The beans are inside this beautiful red berry and I was surprised how small they actually are! I thought the beans we see inside a bag of roasted coffee was the size you'd find in the bean but here you can see in this hand what the bean looks like fresh.

Here is Mo enjoying a cup of coffee that Tito brewed and passed out as the guide continued to explain how the coffee is processed.

I don't remember what this is used for, I think it helps remove the hulls, but don't quote me on that. What is interesting about it is the contraption is the drum from a washing machine!!!

(Just one of many chickens I chased around getting shots of. This one posed.)

But I do know they go through this hopper and the lots of the outer shell goes flying through wide tubes and out the other end some 50 yards away where chickens mill around scratching at the remains.

You can see the dried beans and the hulls that are loosening from the bean

Now, there are several steps involved with rinsing and soaking etc before you get to a bean that is ready for roasting but we will sprint ahead to that step at this point.
Ready Beans

Tito pours the beans into this roaster
The roasting doesn't take long at all. Again, Tito made the roaster himself and oversaw the roasting. Below you see his famous spoon that he welded to a stick to make a handle long enough to reach inside and not get burned in the process. He monitored carefully and once the beans reached an acceptable brown, he poured a third of the beans into that wooden bowl and continued roasting to two additional darknesses.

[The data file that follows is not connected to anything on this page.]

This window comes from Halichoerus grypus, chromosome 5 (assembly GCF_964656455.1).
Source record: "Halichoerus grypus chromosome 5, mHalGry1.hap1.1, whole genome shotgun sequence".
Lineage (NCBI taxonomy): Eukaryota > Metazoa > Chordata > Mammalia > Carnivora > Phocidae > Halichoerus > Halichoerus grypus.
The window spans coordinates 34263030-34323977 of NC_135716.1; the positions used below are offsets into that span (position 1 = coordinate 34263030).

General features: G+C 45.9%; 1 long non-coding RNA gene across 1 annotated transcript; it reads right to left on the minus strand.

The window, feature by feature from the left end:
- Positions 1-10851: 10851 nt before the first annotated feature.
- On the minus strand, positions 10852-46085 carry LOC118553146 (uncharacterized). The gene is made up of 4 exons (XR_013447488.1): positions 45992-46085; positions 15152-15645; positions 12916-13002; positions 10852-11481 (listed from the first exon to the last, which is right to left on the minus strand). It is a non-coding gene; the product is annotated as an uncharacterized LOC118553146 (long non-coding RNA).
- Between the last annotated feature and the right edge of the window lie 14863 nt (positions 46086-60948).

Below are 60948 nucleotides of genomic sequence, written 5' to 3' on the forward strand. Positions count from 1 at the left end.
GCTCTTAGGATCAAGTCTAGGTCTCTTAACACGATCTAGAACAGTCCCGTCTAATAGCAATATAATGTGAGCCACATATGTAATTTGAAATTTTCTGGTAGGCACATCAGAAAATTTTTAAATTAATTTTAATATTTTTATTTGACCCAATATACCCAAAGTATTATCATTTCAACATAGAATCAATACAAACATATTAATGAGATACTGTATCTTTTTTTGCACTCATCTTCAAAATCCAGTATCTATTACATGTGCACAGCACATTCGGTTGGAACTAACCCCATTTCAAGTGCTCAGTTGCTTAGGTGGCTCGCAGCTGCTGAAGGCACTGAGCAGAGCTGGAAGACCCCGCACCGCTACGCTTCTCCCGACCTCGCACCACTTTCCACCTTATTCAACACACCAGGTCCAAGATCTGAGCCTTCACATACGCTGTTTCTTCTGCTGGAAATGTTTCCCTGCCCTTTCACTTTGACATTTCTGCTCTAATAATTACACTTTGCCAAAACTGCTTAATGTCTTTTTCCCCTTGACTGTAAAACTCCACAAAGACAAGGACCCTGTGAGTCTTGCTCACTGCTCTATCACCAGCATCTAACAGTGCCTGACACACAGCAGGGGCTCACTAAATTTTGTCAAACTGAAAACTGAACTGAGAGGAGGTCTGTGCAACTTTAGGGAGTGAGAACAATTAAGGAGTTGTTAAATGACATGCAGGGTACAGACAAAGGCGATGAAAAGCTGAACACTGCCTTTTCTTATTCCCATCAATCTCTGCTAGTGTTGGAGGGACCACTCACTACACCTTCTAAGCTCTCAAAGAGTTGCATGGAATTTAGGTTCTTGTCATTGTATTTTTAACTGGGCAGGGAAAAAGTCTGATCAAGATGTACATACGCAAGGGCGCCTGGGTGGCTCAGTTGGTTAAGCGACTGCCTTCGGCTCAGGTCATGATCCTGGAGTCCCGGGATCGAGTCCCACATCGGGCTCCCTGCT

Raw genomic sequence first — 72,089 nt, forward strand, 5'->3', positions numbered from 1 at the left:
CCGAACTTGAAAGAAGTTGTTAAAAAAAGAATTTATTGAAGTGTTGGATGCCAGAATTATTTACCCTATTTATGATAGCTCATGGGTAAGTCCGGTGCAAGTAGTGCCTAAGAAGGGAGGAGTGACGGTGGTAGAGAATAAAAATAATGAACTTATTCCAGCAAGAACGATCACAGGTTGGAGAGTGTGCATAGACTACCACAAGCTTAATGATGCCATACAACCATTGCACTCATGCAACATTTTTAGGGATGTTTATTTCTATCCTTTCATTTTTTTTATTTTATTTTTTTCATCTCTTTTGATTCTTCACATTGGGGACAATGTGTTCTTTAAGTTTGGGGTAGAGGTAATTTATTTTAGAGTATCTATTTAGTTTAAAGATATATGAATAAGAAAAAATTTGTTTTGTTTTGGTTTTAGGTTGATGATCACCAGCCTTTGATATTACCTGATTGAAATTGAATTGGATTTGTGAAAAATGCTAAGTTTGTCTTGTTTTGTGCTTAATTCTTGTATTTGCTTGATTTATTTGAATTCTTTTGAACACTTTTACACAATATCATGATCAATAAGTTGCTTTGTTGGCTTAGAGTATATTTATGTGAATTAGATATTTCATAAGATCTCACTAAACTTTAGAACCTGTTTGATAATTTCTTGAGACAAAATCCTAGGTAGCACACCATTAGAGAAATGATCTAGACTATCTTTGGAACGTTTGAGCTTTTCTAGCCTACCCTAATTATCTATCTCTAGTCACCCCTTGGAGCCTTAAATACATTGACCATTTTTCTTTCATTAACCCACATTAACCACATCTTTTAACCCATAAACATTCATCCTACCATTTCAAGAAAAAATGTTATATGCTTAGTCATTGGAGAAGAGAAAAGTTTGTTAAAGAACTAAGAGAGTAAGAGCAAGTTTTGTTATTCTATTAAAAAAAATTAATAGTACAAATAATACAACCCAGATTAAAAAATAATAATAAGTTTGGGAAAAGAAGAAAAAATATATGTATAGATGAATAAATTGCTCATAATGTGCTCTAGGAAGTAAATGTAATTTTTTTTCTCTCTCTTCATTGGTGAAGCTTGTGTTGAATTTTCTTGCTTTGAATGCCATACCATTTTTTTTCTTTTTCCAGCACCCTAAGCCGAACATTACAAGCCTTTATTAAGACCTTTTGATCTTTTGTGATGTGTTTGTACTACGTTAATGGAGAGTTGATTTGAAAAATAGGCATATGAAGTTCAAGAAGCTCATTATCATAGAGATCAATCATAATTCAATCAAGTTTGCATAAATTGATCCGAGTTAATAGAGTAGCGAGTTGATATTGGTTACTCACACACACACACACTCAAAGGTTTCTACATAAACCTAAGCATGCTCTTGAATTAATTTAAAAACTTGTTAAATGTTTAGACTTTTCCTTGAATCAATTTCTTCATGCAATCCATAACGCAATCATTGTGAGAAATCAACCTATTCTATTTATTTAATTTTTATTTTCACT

As you can see, the beans get larger again as they roast.

I asked why we sometimes open a bag of roasted whole beans and they appear to be oily and other times they look dry? That, he explains, is a sign that the beans were "burned" and allowed the oils to be released. The dry beans are correct. (I would have thought the other way 'round. Which is why I don't roast beans.)

The guide brings the bowl up to the grinding room and as he grinds each "roast" he has us bite into each bean and try to guess which roast we drank 30 minutes earlier. He also asked which of the 3 beans we preferred in taste and aroma.